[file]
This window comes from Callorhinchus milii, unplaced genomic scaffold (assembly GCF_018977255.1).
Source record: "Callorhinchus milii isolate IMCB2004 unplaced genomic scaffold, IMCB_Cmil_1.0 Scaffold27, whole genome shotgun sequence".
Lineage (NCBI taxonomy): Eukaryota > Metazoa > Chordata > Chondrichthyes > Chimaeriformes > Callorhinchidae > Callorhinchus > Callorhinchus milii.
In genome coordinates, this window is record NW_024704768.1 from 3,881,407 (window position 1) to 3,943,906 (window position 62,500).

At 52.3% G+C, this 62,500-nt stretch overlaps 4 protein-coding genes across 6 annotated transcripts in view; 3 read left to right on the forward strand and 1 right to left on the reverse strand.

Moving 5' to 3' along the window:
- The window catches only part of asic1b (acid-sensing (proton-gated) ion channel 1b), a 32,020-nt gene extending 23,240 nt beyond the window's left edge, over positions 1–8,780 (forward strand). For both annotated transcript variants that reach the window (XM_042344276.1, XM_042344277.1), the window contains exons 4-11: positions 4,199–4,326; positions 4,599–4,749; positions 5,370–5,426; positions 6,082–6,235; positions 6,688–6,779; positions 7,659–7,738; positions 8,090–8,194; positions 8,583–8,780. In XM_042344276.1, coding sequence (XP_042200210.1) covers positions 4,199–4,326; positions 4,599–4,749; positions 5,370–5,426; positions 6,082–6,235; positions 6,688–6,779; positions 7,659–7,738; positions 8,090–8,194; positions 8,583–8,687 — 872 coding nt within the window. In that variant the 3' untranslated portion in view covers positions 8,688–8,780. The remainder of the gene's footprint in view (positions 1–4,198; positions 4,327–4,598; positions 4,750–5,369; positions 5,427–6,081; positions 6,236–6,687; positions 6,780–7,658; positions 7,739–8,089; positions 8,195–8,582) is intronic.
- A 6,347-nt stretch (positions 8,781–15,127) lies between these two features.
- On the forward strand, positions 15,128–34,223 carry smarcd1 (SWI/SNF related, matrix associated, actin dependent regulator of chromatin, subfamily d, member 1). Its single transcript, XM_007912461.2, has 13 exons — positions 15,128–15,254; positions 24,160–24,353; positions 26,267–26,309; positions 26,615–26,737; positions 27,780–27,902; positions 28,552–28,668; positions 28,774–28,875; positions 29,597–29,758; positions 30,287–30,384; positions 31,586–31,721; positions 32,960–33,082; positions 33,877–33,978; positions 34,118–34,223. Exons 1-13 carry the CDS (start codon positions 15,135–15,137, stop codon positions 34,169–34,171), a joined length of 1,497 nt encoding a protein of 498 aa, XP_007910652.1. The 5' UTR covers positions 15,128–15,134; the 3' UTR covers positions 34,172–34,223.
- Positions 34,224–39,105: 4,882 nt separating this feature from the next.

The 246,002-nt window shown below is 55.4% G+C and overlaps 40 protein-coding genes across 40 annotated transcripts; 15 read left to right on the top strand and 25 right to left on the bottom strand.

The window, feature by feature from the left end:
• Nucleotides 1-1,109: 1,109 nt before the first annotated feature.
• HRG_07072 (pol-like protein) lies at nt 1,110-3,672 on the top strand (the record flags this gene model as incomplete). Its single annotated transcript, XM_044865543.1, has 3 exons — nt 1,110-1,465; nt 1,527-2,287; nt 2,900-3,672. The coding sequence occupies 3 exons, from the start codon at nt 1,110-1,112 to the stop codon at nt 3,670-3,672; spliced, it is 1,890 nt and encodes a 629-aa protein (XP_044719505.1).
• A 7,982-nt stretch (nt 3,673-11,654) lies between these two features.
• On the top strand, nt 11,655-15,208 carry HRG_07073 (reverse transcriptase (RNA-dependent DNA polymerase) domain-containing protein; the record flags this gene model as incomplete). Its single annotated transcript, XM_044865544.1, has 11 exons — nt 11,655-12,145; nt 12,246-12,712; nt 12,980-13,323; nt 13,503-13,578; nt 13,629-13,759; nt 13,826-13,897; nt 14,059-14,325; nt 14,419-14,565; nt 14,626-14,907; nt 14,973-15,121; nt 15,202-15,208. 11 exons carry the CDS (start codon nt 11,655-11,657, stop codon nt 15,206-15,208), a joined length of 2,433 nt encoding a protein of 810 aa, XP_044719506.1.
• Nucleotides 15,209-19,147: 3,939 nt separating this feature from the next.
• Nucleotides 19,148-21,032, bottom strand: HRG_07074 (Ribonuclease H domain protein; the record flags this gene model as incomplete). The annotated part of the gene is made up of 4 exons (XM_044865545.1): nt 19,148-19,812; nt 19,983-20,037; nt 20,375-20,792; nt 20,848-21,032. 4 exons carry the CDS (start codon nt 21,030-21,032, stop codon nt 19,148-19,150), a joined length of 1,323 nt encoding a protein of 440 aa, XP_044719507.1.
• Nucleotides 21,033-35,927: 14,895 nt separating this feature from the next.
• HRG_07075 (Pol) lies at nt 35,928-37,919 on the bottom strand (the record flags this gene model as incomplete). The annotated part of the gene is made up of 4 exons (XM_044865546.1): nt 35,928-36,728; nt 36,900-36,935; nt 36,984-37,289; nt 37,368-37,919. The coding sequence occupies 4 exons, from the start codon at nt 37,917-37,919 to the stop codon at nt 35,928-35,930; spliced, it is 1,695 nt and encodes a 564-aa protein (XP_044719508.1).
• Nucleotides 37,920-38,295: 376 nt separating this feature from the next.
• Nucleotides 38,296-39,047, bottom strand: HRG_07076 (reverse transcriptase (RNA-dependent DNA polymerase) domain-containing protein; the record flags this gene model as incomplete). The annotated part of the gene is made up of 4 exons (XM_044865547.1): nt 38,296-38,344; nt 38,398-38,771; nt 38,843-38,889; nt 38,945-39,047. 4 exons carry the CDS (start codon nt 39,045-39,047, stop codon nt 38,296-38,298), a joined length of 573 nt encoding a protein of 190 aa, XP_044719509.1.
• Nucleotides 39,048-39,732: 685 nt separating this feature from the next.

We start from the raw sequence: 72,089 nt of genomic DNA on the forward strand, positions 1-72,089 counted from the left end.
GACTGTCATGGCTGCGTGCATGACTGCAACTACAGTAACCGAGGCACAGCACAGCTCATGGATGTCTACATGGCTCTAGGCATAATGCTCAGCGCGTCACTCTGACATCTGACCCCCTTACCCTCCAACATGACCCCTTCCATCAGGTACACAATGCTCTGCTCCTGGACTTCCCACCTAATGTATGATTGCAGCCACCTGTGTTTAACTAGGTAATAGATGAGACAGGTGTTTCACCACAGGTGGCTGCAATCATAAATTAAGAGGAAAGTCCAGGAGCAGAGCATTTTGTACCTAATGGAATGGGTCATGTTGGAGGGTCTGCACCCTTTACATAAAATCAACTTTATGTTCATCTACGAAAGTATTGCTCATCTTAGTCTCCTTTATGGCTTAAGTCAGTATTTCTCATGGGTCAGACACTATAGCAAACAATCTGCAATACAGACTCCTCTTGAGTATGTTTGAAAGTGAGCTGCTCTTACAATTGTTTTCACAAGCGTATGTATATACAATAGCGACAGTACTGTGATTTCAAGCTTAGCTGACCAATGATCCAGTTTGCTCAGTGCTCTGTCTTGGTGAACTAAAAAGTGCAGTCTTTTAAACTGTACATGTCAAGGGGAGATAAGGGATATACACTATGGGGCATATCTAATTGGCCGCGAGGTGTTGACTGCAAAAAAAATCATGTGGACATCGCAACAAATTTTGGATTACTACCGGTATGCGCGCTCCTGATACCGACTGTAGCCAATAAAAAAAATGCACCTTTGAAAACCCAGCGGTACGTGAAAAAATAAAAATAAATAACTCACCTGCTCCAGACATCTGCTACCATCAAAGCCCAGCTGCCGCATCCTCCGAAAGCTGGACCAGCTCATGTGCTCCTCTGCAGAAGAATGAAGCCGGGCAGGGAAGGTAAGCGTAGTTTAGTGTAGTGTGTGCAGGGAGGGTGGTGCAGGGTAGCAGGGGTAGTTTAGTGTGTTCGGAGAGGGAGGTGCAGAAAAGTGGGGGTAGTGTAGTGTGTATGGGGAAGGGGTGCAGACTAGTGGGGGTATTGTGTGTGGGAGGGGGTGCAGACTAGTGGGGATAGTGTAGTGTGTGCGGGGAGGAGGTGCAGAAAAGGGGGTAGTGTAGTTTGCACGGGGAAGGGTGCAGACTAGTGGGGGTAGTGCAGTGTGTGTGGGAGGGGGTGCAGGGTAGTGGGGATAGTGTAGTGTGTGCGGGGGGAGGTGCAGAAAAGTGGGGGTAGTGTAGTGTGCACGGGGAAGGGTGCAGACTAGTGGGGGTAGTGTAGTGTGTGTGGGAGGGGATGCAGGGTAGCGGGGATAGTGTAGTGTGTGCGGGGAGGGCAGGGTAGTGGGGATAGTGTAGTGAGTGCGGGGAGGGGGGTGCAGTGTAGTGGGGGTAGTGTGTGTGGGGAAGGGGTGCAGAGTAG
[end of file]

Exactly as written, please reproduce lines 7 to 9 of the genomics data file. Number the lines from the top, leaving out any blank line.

- The window catches only part of asic1b (acid-sensing (proton-gated) ion channel 1b), a 32,020-nt gene extending 23,240 nt beyond the window's left edge, over positions 1–8,780 (forward strand). For both annotated transcript variants that reach the window (XM_042344276.1, XM_042344277.1), the window contains exons 4-11: positions 4,199–4,326; positions 4,599–4,749; positions 5,370–5,426; positions 6,082–6,235; positions 6,688–6,779; positions 7,659–7,738; positions 8,090–8,194; positions 8,583–8,780. In XM_042344276.1, coding sequence (XP_042200210.1) covers positions 4,199–4,326; positions 4,599–4,749; positions 5,370–5,426; positions 6,082–6,235; positions 6,688–6,779; positions 7,659–7,738; positions 8,090–8,194; positions 8,583–8,687 — 872 coding nt within the window. In that variant the 3' untranslated portion in view covers positions 8,688–8,780. The remainder of the gene's footprint in view (positions 1–4,198; positions 4,327–4,598; positions 4,750–5,369; positions 5,427–6,081; positions 6,236–6,687; positions 6,780–7,658; positions 7,739–8,089; positions 8,195–8,582) is intronic.
- A 6,347-nt stretch (positions 8,781–15,127) lies between these two features.
- On the forward strand, positions 15,128–34,223 carry smarcd1 (SWI/SNF related, matrix associated, actin dependent regulator of chromatin, subfamily d, member 1). Its single transcript, XM_007912461.2, has 13 exons — positions 15,128–15,254; positions 24,160–24,353; positions 26,267–26,309; positions 26,615–26,737; positions 27,780–27,902; positions 28,552–28,668; positions 28,774–28,875; positions 29,597–29,758; positions 30,287–30,384; positions 31,586–31,721; positions 32,960–33,082; positions 33,877–33,978; positions 34,118–34,223. Exons 1-13 carry the CDS (start codon positions 15,135–15,137, stop codon positions 34,169–34,171), a joined length of 1,497 nt encoding a protein of 498 aa, XP_007910652.1. The 5' UTR covers positions 15,128–15,134; the 3' UTR covers positions 34,172–34,223.